NetSuite, Implementation, Data Migration, QuickBooks

Two ways to prepare historical monthly financials in NetSuite


The best way to load historical monthly financial statements to NetSuite is through a journal entry. Two methods exist to prepare the journal entry import templates for your NetSuite data migration strategy. This article discusses the methodology, pros/cons, and when I’d recommend using each method.


For illustration purposes, let's assume that Company ABC is migrating data from QuickBooks to NetSuite. Their NetSuite implementation go-live date is 5/1/2022. The organization has QuickBooks data going back to 2019 but decided only to load historical monthly financials from 1/1/2021 through the NetSuite implementation go-live date.

How NetSuite Calculates Retained Earnings

Users should understand how NetSuite calculates retained earnings before selecting an approach to prepare the journal entry import templates.

NetSuite automatically rolls the prior fiscal year's net income balance into a system-generated retained earnings account. Unlike other systems, no year-end net income close entry is required.

This concept is critical when reversing journal entries across a fiscal year-end. NetSuite’s journal entry reversal functionality will post the reversal amounts into the original account it was posted in, regardless of whether it's a fiscal year-end or not. This is an issue when loading historical financial statements. The legacy system report will reflect the adjusted retained earnings balance. This issue is applicable to approach #2 below.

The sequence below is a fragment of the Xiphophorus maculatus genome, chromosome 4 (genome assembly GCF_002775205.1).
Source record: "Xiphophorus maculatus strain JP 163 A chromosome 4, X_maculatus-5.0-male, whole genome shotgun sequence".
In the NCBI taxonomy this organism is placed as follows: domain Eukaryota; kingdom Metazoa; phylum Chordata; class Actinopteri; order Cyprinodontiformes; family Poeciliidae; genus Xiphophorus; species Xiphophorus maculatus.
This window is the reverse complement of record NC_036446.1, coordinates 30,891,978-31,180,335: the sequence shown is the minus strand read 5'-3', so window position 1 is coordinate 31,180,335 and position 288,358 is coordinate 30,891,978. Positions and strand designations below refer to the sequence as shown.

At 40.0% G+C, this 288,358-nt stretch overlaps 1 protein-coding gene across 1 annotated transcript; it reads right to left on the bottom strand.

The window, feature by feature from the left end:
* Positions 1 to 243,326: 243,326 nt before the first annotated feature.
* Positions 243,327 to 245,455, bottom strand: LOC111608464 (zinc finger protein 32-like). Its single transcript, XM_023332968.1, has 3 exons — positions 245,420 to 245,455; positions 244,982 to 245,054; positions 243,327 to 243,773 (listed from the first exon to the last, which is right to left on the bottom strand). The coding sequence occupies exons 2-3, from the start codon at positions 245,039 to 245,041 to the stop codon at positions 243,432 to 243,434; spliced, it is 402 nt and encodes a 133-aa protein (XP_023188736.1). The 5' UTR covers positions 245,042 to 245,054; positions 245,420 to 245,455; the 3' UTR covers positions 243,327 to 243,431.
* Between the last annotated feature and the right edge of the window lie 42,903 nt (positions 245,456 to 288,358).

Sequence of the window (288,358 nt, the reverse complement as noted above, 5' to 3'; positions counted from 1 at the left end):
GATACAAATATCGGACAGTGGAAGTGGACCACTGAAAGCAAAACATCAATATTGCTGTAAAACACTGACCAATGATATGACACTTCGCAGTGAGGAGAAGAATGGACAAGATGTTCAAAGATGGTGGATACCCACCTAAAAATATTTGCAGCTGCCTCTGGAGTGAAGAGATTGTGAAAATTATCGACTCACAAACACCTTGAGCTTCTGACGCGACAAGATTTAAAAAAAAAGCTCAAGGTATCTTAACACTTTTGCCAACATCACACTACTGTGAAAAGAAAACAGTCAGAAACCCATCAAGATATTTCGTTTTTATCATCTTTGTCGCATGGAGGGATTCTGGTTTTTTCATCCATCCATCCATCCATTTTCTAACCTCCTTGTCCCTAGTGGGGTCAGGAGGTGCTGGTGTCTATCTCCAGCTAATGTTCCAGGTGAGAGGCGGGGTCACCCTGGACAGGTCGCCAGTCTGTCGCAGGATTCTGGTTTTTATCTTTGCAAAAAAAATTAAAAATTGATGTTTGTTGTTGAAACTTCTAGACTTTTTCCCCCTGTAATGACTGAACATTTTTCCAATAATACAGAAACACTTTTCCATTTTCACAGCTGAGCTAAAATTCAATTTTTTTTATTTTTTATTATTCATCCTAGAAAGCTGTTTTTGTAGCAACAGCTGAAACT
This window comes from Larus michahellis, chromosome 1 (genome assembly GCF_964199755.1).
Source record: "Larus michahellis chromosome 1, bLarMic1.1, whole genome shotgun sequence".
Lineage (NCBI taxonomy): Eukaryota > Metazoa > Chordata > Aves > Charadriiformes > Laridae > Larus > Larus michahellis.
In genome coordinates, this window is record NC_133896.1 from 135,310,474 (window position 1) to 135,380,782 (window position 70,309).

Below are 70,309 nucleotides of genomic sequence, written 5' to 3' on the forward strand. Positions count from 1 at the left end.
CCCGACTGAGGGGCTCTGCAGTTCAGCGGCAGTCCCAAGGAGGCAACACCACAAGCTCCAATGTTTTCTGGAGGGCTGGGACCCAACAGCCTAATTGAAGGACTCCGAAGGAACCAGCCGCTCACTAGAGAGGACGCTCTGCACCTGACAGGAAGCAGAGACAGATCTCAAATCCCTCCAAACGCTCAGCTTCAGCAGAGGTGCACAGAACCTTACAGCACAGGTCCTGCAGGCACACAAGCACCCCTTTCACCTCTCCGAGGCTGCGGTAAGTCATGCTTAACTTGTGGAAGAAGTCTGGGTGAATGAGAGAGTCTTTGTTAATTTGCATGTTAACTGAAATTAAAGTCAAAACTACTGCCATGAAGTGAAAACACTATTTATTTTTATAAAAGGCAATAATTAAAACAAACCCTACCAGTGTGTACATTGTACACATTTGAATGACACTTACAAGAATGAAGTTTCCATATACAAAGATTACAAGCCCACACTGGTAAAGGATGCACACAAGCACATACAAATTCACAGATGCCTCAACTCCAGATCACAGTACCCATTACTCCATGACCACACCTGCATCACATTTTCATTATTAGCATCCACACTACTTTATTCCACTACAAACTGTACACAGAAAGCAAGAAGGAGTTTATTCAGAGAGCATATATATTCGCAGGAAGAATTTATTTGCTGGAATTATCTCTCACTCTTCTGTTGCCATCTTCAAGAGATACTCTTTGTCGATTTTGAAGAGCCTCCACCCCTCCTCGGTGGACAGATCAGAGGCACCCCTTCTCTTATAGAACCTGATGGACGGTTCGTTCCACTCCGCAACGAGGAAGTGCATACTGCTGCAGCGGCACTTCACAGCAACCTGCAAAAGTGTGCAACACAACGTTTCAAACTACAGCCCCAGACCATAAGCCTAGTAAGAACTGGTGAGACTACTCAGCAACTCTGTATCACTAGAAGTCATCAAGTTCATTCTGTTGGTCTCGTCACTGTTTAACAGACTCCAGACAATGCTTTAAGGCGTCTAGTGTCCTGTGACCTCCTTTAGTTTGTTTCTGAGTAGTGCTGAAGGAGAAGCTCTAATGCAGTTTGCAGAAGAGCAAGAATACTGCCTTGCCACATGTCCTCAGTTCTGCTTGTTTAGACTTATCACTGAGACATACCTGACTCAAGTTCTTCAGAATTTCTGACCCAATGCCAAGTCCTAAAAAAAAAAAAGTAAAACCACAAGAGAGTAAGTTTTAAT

The Two Methods to Import Financials into NetSuite

Approach 1 - load opening balances and net change entries (the net change approach)

Under this approach, the client would load journal entries for the opening balance sheet and the monthly incremental change to each account balance. See the graphic below as an example:

NetSuite net change entry upload

The first step is to load the opening balance sheet as of 12/31/2020, the day before loading net change entries. This journal entry reflects the balances for the activity from 2019 - 2020. Run the QuickBooks trial balance report as of 12/31/2020, combining all the income statement accounts with the retained earnings account, and importing this journal entry into NetSuite on 1/1/2021. 

After that, prepare a journal entry to post the incremental change in the account balance. Each monthly journal entry should reflect the net change between the month-end balances. 

To prepare the net change entries, run the QuickBooks transaction list from 1/1/2021 - 4/30/2022 and calculate the monthly balance using a SUMIFS formula. You want to calculate the unique combination of the included segment values (GL account, Department, Class, and Location). Once the segment combination balances are calculated, map the NetSuite segments to the QuickBooks segments.

Here is a breakdown of what I like and don’t like about this approach:


  • Segment data can be added to the QuickBooks transaction list and included on the NetSuite import template for the journal entry.

  • You avoid creating a manual journal entry to reclassify the prior year’s P&L activity to retained earnings.

  • You only post one journal entry per month instead of two.


  • Exporting the transaction list will be challenging if you have a high volume of transactions. QuickBooks Online cuts off the report by around 30,000 lines. If your transaction volume exceeds this limit, you might need to export several reports and manually combine them in Excel.

  • Requires intermediate Excel skills to prepare the SUMIFS formula to prepare the journal entry import template.

Approach 2 - load balances and reverse (aka point-in-time approach)